Category Archives: Divorce

Demi-Ashton Divorce?

We’re reading about another possible celebrity divorce…Demi Moore and Ashton Kutcher.

If you’re thinking about divorce, we have advice from readers who have been through it. This is Divorce/Admin 101 – the administrative things you should be thinking about if you’re heading down this path.

For instance – one of our readers said:

“I took a two full weekend afternoons to pull together my system. I gathered up all my financial records, home inventory papers, budgets and monthly financial statements, and went to my office and sat in a conference room. I spread everything out to become familiar with each element.”

Here are more ideas on Divorce/Admin 101.

5 Steps to Prepare for Divorce

Rumors are swirling that Sandra Bullock will be pulling the plug on her marriage.  If you’re preparing for a divorce, Twin Cities family law attorney Jonathan Fogel suggests these 5 steps:

  1. Protect Your Children – Think of your children first.  Schedule meetings to discuss the divorce with your spouse outside of the household and seek a family therapist to help the children through the process.
  2. Organize Your Financials – Make copies of past tax statements, bank statements, etc. and keep that file outside the house. Sever joint bank accounts and don’t overspend!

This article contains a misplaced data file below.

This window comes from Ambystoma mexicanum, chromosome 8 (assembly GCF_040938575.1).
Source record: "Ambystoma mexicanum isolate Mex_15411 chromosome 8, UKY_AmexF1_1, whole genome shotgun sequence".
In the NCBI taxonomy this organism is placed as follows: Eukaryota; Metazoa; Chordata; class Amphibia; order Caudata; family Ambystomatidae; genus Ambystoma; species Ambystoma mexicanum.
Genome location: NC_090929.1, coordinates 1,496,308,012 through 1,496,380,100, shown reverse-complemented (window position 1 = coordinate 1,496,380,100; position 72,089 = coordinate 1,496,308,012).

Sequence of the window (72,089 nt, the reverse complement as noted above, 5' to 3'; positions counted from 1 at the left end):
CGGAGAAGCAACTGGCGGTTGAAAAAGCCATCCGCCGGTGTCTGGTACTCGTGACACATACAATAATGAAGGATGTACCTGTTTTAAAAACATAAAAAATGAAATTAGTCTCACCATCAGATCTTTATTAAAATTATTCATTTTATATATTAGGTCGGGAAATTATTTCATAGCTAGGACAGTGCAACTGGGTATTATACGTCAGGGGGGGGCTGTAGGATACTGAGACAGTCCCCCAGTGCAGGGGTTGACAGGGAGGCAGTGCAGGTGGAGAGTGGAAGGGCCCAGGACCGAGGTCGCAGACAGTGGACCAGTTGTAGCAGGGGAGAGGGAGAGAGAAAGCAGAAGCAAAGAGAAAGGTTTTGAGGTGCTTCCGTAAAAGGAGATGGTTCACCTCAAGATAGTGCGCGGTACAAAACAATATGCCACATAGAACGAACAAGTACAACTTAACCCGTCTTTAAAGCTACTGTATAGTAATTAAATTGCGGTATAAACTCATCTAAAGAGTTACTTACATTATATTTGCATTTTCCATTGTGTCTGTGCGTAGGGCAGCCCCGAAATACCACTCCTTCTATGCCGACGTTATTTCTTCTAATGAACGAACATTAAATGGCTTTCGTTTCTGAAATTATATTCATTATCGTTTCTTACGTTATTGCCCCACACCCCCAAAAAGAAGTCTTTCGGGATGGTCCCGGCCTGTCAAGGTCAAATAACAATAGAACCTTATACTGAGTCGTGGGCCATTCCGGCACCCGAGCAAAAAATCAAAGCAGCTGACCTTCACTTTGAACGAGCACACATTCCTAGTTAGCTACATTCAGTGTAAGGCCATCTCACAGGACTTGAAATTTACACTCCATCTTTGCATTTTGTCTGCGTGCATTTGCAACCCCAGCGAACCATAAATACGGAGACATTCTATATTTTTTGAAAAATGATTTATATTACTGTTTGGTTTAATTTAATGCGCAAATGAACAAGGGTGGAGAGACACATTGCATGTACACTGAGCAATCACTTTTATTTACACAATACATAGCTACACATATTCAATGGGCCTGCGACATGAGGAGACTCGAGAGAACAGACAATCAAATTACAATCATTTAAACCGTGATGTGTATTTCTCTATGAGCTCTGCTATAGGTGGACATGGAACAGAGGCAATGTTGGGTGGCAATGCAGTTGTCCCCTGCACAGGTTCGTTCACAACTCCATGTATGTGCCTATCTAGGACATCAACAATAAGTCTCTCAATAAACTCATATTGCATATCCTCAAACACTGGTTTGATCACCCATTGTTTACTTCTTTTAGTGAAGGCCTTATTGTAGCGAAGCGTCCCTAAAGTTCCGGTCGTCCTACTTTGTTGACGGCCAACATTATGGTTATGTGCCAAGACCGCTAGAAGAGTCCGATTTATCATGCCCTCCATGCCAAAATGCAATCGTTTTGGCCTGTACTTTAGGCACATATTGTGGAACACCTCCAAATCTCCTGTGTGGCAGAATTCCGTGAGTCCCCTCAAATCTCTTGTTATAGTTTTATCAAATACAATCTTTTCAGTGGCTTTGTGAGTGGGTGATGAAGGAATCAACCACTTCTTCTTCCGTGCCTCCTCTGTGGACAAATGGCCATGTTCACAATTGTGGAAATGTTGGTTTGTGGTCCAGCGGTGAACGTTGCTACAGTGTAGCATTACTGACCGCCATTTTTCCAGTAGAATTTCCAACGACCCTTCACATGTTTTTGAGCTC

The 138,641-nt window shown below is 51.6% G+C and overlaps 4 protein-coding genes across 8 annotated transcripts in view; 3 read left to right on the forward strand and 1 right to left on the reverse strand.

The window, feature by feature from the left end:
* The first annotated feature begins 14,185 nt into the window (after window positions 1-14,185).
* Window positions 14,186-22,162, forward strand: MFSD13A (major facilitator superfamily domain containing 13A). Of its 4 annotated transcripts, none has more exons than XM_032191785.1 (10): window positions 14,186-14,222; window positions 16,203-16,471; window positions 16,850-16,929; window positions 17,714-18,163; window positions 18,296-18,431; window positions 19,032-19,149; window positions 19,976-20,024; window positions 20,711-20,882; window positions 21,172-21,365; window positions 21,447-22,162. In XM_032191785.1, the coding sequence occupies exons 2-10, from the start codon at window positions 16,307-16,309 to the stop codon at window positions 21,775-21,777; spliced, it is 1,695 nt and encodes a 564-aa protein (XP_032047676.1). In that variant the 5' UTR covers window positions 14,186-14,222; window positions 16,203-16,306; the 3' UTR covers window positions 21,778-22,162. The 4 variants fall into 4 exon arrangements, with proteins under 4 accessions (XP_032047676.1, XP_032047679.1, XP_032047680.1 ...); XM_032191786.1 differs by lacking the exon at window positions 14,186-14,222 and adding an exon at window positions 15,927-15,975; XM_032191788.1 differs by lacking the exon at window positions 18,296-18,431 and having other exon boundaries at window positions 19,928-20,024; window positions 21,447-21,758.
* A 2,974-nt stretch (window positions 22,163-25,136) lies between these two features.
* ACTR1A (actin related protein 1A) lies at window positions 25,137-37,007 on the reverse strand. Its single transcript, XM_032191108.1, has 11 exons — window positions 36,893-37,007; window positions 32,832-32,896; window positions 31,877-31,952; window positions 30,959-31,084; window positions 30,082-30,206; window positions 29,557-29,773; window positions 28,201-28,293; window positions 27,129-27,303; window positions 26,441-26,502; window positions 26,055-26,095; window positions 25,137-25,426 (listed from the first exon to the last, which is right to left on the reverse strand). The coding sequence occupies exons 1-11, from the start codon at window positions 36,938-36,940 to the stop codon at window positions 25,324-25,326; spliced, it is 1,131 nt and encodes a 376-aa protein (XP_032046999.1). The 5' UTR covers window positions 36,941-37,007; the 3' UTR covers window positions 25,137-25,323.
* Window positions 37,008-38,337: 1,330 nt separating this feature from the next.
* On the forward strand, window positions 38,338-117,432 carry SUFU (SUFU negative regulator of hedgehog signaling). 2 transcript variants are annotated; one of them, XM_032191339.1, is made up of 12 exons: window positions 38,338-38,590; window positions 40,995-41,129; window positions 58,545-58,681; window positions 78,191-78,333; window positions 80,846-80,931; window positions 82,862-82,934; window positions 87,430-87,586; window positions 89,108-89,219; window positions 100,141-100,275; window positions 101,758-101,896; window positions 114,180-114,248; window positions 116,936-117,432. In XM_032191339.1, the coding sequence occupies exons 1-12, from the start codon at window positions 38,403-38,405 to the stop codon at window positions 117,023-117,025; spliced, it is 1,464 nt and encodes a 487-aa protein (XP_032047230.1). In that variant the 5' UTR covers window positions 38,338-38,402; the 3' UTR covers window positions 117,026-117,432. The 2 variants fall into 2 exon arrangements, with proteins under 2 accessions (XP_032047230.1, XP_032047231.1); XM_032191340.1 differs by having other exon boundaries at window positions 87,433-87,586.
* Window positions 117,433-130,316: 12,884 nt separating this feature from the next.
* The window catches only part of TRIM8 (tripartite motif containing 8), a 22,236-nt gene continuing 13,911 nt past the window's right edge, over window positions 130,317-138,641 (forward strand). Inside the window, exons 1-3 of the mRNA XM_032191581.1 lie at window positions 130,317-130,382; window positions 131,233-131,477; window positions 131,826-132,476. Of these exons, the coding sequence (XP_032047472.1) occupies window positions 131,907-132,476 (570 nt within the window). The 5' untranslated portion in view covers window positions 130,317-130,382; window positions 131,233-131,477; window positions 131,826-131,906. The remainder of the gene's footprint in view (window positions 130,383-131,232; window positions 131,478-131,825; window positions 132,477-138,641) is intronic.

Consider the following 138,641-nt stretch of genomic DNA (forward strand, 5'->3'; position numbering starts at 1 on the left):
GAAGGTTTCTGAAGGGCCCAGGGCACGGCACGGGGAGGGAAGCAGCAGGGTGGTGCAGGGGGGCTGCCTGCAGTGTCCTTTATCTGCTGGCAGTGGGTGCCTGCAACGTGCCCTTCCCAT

3. Organize Non-Monetary Assets – This means taking an inventory of family heirlooms that have been handed down. Look for that wedding gift list!
  4. Educate Yourself – Find an attorney who specializes in family law and preferably has a network of individuals to get you and your family through this process including therapists, accountants, insurance agents, etc.
  5. Take Care of Yourself – This is an extremely stressful time for all involved and it is important to find a support network you can trust to lean on throughout the process.

Jonathan Fogel is a Minnesota attorney with extensive experience handling divorces involving complex marital estates, spousal maintenance, custody, and post decree matters. You can reach him at Fogel Law Offices.

– Susan

Guy Ritchie – I love her, and she’s retarded

Guy Ritchie talks with Esquire about his life – and the writer sneaks in a couple of Maddona questions.

Ritchie says he still loves her and she’s retarded.

Hmmmm…..many people who are divorced probably share this sentiment about their ex.

If you’re starting down the ‘love-her-she’s-retarded’ path, here’s some advice from a reader on the admin side of divorce.

– Susan

New Mortgage Scams Surface

The TODAY Show aired another set of warnings about mortgage scams on May 27, 2009. The expert reports there are currently millions of Americans on the brink of foreclosure and some illegitimate “Foreclosure Consultants” are taking advantage of their dire situations.

  • WHN Tip: Contact your lender directly before you get behind in your mortgage payments. Ask for options to renegotiate the terms of your loan.